SALT LAKE CITY — After 17 years of legal proceedings and attempts to restore his competency, a Salt Lake man has been sentenced to prison for murdering his wife.
William Hartnell Booty, 67, was sentenced last week to one to 15 years at the Utah State Prison. He pleaded guilty and mentally ill to an amended charge of manslaughter, a second-degree felony, last year.
"I could not be more proud of our office and our prosecutors for sticking with this matter," Salt Lake County District Attorney Sim Gill said Monday. "Sometimes the wheels of justice are slow. But their justice was finally delivered and there can be some closure for the family to this matter."
On July 23, 2000, Booty was found inside his car with a hose running to the exhaust pipe, parked in the parking lot of the Children's Museum. While crews were treating Booty, he told police "that he was trying to kill himself and that he had killed his wife," according to court documents.
The body of Melody Ann Booty was found on her bed in their apartment, 224 W. 500 South. "Her face and head were covered in several layers of Saran-type wrap. It was evident that she had been dead for quite some time," court documents state. The cause of death was determined to be strangulation and asphyxia.
For the next 16 years, however, Booty's case was put on hold as doctors attempted to restore his competency so he could stand trial. He was civilly committed to the Utah State Hospital in 2009, according to court records.
According to a sentencing memorandum prosecutors submitted to the court last week, Booty "is diagnosed as schizophrenic, but he is stable and competent at this time due to medication and his stable environment. He has been at the Utah State Hospital where he has received treatment since 2002."
Booty has a history of not being able to deal with stress, has trouble interacting with people and can't handle conflict, the memorandum states. When that happens, he typically runs away.
Doctors said he also "has a history of 'paranoid ideation' and has previously believed he was being poisoned and he has a history of fear of harm from others," according to the prosecution's letter.
Melody Booty frequently smoked cigarettes and drank with the couple's two gay neighbors, according to prosecutors.
"This really bothered (William), who thought the gays were going to turn Melody gay and he thought they had a negative influence on Melody," court documents state. "(William) apparently believed that the gays were out to get him or that Melody was going to move in with them."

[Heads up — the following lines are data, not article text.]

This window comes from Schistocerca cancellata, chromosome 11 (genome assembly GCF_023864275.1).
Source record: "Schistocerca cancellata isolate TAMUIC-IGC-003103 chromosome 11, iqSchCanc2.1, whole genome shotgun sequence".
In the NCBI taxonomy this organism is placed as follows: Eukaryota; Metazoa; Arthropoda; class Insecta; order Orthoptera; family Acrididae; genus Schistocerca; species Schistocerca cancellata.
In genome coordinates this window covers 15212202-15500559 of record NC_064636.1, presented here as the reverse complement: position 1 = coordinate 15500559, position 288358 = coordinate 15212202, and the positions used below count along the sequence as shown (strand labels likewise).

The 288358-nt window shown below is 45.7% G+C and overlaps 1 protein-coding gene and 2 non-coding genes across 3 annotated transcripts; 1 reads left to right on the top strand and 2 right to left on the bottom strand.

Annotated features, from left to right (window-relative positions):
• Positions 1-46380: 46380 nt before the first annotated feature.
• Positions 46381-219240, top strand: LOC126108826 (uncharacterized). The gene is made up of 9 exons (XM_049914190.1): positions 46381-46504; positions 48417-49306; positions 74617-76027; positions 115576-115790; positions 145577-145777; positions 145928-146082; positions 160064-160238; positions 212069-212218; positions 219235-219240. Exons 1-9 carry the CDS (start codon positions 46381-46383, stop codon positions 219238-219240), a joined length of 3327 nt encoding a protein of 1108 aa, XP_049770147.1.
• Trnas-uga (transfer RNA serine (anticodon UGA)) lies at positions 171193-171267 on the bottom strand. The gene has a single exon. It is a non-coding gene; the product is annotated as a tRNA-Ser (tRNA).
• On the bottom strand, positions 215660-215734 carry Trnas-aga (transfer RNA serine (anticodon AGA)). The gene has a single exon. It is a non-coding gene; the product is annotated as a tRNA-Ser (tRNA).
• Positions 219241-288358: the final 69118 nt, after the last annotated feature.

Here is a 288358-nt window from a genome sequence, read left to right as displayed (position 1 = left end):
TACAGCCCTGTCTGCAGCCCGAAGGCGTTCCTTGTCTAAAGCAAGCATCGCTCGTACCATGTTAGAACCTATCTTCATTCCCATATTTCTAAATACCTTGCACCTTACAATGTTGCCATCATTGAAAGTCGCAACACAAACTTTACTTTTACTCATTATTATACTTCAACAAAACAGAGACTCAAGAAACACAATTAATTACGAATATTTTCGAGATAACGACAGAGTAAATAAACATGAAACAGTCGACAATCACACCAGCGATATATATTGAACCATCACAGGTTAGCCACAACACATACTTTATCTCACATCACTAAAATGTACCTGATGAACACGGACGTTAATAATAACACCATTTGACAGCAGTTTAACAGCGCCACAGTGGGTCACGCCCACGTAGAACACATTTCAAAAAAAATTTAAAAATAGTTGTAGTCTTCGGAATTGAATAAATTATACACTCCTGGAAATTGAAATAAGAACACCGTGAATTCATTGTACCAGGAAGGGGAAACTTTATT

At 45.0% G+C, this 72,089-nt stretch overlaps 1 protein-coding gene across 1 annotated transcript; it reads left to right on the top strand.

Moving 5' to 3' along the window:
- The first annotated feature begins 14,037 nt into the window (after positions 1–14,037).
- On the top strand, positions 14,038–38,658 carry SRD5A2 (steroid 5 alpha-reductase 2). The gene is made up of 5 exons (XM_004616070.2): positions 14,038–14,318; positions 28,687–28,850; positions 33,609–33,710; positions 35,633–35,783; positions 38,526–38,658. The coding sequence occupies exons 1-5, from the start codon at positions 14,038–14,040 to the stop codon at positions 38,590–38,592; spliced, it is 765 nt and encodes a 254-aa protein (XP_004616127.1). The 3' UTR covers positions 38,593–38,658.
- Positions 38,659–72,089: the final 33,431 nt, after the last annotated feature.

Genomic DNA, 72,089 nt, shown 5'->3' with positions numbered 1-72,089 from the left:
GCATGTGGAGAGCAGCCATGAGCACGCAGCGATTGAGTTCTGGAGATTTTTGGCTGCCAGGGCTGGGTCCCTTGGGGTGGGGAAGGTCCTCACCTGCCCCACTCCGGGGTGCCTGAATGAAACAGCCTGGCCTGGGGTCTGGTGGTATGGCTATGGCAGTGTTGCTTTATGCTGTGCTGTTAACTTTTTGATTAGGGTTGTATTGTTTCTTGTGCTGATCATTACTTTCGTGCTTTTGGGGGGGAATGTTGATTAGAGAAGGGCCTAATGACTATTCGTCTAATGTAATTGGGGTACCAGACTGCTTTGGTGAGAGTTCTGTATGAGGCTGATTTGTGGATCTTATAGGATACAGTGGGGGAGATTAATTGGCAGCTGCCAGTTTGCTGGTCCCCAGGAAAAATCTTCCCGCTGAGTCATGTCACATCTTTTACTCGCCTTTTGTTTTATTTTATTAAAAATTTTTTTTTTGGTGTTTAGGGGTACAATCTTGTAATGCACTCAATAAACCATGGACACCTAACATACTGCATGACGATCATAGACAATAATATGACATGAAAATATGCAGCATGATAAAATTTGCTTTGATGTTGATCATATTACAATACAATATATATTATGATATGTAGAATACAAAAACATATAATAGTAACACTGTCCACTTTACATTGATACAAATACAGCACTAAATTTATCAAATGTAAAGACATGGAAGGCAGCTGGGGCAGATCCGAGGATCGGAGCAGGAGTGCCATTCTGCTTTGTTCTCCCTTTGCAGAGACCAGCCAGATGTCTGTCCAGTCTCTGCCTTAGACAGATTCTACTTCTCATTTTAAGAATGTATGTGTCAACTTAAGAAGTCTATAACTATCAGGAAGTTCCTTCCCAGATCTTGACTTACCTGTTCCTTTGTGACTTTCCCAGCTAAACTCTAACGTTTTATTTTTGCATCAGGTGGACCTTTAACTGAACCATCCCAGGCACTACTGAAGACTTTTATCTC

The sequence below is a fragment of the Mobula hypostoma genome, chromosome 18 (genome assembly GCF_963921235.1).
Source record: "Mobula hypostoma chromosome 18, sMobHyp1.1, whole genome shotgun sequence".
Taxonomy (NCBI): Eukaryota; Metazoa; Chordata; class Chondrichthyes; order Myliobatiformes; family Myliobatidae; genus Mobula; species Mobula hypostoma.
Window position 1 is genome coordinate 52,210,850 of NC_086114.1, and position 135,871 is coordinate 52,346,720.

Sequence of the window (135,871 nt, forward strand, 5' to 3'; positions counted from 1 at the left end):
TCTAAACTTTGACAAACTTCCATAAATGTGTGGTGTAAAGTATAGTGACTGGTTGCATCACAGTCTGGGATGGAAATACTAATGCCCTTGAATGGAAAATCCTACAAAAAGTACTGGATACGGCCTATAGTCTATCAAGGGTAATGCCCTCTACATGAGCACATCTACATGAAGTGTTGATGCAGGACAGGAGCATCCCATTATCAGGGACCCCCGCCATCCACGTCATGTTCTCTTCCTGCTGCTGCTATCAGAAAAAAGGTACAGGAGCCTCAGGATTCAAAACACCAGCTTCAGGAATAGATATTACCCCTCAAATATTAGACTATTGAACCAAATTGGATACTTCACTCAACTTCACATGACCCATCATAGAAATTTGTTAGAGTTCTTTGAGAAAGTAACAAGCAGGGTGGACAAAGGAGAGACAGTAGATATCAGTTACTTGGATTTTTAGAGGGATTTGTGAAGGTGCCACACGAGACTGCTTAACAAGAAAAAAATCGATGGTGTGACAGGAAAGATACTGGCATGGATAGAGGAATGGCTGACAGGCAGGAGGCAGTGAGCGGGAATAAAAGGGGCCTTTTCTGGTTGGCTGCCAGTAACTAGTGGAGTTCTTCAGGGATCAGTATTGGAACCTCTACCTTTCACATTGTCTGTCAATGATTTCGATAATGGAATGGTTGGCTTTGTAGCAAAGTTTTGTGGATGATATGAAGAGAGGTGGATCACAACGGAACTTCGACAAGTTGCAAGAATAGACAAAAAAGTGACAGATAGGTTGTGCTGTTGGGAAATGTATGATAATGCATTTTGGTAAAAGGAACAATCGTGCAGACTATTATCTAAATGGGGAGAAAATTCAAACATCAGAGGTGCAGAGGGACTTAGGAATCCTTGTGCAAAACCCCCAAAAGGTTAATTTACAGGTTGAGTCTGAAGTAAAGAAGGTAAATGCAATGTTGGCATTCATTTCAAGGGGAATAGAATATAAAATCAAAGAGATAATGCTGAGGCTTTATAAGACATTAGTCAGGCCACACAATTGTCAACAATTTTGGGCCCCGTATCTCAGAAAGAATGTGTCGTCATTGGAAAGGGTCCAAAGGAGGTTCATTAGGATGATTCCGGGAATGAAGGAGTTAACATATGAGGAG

Later, she told her husband that she was going to leave him, which angered him, according to prosecutors.
During one of his early competency examinations after Melody Booty's body was discovered, a doctor noted that Booty "understood his role in the death of his wife, but did not feel that he … had murdered her," the letter states.
By 2012, Booty's competency had been restored, but prosecutors noted he was still "very fragile" to the point that the stress of being returned to jail or a courtroom would cause him to be incompetent again, according to court documents. The latest sentencing report noted that Booty "would never be able to function on his own."
To get the plea deal done, the judge instructed the state to make sure there was a "calm setting" at trial, court records state.
After he pleaded guilty, the state argued that prison was an appropriate sentence in this case even though Booty was mentally ill.
"Although he was likely mentally ill at the time of the offense … he was cognizant of what he did," according to the state's sentencing memorandum. "This is the typical domestic violence related homicide that (Booty) intended to be a murder-suicide, but he was rescued before he was able to kill himself."Comment on this story
Family members told prosecutors that while Booty "was weird, he was always functional when the family had seen him, and that (he) is an intelligent person. (A son-in-law) believes that (Booty) has been using and manipulating the system for many years and feels that (he) should go to prison and this would give the family closure and provide justice to them and to Melody," prosecutors wrote.
"It took us 17 years to bring accountability, but there was accountability and justice and some closure," Gill said.